GREEK ARTISTS IN NEW YORK
Copyright Lucas Samaras, courtesy of Pace Wildenstein, New York
Photograph by Bill Jacobson
Box #125, 1988
Mixed media, 11.75 x 13 x 11 inches, closed
Samaras was born in
1936 in the small town of Kastoria in Macedonia, Greece, moved to New York in
1948, and graduated from Rutgers University College of Arts and Sciences in
1959. He became a U.S. citizen in 1955.
a sculptor and experimental artist who created a very diverse portfolio, he
was a part of Kaprows first happening in 1959. Around this time he was
creating figures out of plaster and rags. Then, in the 1960s, Samaras began
using nails and pins to construct his sculptures. When he began experimenting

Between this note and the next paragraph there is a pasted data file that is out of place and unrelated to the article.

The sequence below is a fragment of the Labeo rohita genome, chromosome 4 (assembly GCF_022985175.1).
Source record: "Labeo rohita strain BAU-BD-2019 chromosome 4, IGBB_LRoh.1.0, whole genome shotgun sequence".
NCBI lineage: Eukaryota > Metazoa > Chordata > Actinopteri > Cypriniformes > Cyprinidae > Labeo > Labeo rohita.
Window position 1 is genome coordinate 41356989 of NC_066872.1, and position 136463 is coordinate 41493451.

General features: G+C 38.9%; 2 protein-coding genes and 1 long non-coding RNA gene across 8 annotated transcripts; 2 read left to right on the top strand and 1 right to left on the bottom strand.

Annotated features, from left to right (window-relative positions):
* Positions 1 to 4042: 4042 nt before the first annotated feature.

with photography, he made several studies in light and reflection, and his most
famous works were a part of his 1970 series of Autopolaroids, multi-media assemblages
in which he often included images of himself. The persistent use of himself
as a subject led one critic to remark that "Samaras's almost obsessive
self-observation extends past narcissism toward a physical understanding of
himself." These photographs of his own anatomy helped to solidify his reputation.
His work is in the collections of many museums, including the Art Institute of Chicago; High Museum of Art, Atlanta; Hirshhorn Museum and Sculpture Garden, Smithsonian Institution, Washington, DC; Los Angeles County Museum of Art; Metropolitan Museum of Art, New York; Museum of Modern Art, New York; and the San Francisco Museum of Modern Art.